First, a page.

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Dimples/hollow ground

post #1 of 4
Thread Starter 

You know...  Those indentations in the blade that have become popular enough to be put on full sized chefs now.

 

Do they do anything for you?

 

Just wondering since I tried a few knives and to me they really didn't make much difference at all.  Maybe they do to you pro types who cut a lot more veggies than I do.

 

Also, as someone who grinds his knives new edges quite often, I wonder about what grinding the blade to where the dimples are will do to the blade.

 

This guy:

 

http://www.youtube.com/watch?v=cV0c7qiNjuI&feature=related

 

...has ground his dimpled chef halfway through the dimples and it doesn't seem to bother him.  But I wanted to know what you guys thought.

post #2 of 4

I have 2 dimpled knives and they are great. I don't live and breath knives so my opinion is probably not worth squat, but the way things seem to work is this. The force needed for cutting is roughly the same. The cutting edge of the knife is shorter but the drag or suction of the food onto the knife is reduced as the blade deposits air pockets onto whatever is being cut, it therefore leaves a cleaner product that is less likely to stick to the side of my knife.

 

Two weeks ago I skinned 400kg of pineapple and I was using my normal vege knife, I swapped and all it did was make the last piece of skin from each pineapple less likely to stick to the side of the knife. There's lots of juice (lubricant) in a pineapple but if I were doing pumpkin, cheese or roasted meat I would have definitely used the dimpled knife.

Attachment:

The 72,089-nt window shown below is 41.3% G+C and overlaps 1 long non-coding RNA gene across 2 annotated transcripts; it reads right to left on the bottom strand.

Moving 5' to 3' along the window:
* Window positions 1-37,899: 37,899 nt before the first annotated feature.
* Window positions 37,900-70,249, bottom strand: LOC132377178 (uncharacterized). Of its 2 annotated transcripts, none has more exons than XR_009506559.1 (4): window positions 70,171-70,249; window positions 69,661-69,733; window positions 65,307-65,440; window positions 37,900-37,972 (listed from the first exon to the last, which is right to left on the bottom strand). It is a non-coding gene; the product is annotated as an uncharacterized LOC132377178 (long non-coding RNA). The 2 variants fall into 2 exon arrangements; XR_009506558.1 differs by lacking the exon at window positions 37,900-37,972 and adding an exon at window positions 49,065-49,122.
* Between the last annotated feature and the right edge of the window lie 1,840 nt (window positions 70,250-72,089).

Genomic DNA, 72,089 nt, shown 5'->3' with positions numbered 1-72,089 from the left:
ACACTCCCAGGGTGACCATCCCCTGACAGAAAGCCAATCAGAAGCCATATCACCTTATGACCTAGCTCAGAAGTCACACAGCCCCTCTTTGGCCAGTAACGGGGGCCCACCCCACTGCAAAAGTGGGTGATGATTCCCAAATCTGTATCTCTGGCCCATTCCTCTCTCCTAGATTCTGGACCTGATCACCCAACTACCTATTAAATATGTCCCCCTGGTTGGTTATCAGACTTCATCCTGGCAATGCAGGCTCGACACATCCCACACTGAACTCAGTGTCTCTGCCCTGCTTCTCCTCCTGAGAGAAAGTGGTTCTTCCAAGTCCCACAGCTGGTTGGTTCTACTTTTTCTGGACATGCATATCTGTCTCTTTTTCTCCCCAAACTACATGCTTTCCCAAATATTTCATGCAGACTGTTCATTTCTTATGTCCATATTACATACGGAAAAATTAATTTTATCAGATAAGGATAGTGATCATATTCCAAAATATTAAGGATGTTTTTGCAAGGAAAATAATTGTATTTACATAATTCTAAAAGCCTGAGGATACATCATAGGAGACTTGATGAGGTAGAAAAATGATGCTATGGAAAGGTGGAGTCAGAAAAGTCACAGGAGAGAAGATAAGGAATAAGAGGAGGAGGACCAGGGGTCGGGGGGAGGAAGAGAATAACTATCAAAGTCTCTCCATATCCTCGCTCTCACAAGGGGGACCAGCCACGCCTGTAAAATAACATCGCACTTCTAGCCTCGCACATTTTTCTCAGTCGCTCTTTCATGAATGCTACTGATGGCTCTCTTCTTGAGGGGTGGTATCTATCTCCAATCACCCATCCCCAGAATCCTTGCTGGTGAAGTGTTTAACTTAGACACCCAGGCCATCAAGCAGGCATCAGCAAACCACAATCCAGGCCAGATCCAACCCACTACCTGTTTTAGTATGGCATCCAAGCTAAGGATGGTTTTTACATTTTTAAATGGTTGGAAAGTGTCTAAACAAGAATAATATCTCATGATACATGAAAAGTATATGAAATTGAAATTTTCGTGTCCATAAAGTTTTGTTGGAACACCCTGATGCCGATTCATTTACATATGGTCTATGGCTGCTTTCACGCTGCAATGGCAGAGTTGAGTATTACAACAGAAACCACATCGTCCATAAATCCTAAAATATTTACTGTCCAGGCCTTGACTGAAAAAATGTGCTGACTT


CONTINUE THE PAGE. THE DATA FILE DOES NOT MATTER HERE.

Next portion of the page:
I didn't look at the link but if he has ground it that far down it would be a bugger to use and he's just to tight to get another knife. The edge would be staggered, really short (almost point to point cutting) so all that says to me is if you get some of the knife pretty sharp it still does the job!

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post #3 of 4

I've used a dimpled blade chef's knife for, um, close to 11 years and I sharpen it regularly and I'm nowhere near the "dimples", as you call them.

 

TTBOMK, no one "grinds" a chef knife to sharpen it, oh wait, maybe some services, but then, they don't normally supply dimpled knives.

 

IMHO, "grinding" is only necessary for reprofiling or repairing a badly damaged knife, otherwise, I tend to categorize "grinding" as "knife abuse"!

Chef,
Specialties: MasterCook/RecipeFox; Culinary logistics; Personal Chef; Small restaurant owner; Caterer
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Chef,
Specialties: MasterCook/RecipeFox; Culinary logistics; Personal Chef; Small restaurant owner; Caterer
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post #4 of 4

It's called "Kuellenschliff" or a "Granton" edge.  Been used for close to a hundred years now on knives made especially for smoked salmon, ham, roast beef, and cheese.

 

The principle for this design is that as you draw a knife through a piece of moist sticky food, the "dimples" contain a pocket of air which allows the blade to move cleanly through without any food sticking to it.

 

Don't see a need for it on "Chef's" knives, although it works well for smoked salmon slicers and for ham/roast beef slicers . 

...."This whole reality thing is really not what I expected it would be"......
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...."This whole reality thing is really not what I expected it would be"......
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